Most IT professionals wouldn't bet on security of own networks: report

Summary:If even most IT security professionals wouldn't count on the safety of their own corporate networks, how are the rest of us supposed to feel about that?

Most IT security professionals wouldn't bet their own money on the security of their corporate networks, according to a new report published by authentication solutions provider PhoneFactor.

For reference, PhoneFactor's researchers surveyed over 300 IT professionals in the United States in February about the the security of their corporate networks.

When asked to wager one of five amounts ($0, $1000, $5000, $50,000, or $1,000,000) that their network would not be compromised in the next 12 months, 57.7 percent of the respondents refused to take the bet, going instead with just $0.

Sarah Fender, vice president of marketing and product management at PhoneFactor, explained in the report, "It’s easy for a person to say that their network is secure, but when we asked them to make a bet using their own money, they simply would not do so unless additional protections were put into place."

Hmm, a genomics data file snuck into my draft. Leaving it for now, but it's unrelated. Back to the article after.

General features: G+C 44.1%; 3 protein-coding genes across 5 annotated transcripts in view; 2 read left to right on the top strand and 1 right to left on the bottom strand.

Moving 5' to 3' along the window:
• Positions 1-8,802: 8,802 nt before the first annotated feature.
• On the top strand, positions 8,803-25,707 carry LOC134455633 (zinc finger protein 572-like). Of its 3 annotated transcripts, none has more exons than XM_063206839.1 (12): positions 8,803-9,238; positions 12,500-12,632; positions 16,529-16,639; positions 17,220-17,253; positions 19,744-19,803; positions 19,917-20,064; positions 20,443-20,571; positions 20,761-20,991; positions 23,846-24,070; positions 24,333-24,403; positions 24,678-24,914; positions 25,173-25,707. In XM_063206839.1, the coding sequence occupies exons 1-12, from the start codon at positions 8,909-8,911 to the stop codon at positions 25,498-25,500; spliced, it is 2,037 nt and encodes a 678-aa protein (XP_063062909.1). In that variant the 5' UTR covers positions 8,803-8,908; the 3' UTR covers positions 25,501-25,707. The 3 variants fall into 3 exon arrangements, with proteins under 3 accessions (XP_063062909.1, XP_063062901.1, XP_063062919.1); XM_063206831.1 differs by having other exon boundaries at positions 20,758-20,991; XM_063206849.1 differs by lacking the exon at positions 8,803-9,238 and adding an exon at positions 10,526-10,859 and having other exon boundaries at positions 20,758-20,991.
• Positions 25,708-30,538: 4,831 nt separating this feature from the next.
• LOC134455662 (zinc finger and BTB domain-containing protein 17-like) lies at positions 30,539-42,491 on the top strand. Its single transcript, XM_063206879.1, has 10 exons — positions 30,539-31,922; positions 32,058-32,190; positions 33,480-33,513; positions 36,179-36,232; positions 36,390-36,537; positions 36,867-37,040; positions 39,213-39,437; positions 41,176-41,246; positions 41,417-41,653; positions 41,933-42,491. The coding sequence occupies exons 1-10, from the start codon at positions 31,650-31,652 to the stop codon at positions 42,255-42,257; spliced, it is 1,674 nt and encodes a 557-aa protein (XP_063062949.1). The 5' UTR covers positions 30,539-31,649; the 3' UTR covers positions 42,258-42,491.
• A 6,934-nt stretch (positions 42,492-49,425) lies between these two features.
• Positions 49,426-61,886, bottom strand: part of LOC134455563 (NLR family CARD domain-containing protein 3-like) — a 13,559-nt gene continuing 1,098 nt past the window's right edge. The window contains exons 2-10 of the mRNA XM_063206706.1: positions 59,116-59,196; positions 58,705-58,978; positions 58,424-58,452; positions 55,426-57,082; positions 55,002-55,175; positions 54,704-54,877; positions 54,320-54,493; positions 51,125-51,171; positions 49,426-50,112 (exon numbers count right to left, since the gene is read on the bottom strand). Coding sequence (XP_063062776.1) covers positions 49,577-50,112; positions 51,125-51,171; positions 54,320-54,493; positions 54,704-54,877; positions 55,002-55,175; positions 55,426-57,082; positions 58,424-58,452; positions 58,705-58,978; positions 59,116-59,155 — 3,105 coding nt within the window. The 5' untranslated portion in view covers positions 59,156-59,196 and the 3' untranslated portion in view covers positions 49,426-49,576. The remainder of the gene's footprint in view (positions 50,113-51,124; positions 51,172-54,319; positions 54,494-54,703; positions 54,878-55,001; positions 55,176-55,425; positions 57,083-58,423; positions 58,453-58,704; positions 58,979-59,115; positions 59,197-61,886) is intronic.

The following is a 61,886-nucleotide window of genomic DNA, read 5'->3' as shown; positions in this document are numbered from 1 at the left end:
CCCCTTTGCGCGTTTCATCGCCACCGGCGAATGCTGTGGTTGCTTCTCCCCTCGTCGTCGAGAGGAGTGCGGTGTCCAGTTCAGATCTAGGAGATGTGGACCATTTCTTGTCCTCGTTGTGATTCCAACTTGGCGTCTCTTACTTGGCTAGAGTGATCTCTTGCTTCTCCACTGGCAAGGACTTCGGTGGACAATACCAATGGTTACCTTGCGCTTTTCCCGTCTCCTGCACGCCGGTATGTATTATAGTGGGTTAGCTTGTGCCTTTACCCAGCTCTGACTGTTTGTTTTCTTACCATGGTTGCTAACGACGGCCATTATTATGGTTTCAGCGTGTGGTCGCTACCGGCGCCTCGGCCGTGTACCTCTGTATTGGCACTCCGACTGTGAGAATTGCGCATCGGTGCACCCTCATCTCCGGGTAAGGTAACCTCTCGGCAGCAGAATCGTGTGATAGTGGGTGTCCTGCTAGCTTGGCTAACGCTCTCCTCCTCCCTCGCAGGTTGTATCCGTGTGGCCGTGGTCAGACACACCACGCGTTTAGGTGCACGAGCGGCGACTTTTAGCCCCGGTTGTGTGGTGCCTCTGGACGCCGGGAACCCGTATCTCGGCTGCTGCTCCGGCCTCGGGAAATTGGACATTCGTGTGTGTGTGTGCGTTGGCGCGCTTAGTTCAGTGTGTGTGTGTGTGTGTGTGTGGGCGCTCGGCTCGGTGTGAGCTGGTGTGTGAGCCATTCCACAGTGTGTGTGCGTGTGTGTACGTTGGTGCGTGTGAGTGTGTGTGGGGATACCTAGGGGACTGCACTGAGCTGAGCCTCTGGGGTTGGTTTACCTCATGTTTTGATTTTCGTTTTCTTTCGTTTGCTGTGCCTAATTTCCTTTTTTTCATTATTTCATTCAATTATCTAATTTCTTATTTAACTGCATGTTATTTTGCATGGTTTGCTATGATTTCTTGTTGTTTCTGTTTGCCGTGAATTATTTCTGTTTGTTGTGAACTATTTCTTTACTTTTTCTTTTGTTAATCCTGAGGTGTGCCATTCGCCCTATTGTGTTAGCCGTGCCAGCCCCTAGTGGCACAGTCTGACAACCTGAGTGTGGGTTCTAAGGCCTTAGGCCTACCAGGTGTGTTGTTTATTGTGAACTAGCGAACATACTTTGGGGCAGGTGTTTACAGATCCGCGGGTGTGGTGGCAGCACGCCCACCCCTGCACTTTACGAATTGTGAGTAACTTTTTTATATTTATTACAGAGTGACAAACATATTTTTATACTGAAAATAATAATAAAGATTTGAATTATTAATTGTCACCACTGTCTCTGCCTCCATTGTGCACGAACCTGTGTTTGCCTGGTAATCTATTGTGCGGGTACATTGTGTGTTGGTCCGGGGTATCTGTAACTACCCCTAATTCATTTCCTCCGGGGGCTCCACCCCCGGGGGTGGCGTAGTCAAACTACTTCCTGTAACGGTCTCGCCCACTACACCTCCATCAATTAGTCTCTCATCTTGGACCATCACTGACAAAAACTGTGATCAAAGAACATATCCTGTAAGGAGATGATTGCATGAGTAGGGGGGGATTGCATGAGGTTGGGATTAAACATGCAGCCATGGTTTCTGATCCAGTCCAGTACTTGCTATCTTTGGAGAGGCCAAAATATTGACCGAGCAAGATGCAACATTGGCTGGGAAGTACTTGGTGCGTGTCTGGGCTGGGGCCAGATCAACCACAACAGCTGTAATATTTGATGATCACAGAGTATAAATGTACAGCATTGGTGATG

Even worse, the study found that 70.3 percent of respondents were only somewhat confident or not all confident that an unauthorized person could not gain access to their networks.

So, if IT security professionals are this skeptical about the security of corporate networks, how much trust can the rest of us reasonably place when accessing these networks -- whether it be with personal or work devices?

Unfortunately, the reality is likely that most employees won't notice (or even care) one way or another -- leaving so much personal and corporate data at risk at a time when many experts from the likes of Cisco, McAfee and Verizon are constantly reminding us that targeted attacks on networks and mobile devices are increasingly rapidly.

Related:

Topics: Security, Networking

About

Rachel King is a staff writer for CBS Interactive based in San Francisco, covering business and enterprise technology for ZDNet, CNET and SmartPlanet. She has previously worked for The Business Insider, FastCompany.com, CNN's San Francisco bureau and the U.S. Department of State. Rachel has also written for MainStreet.com, Irish Americ... Full Bio

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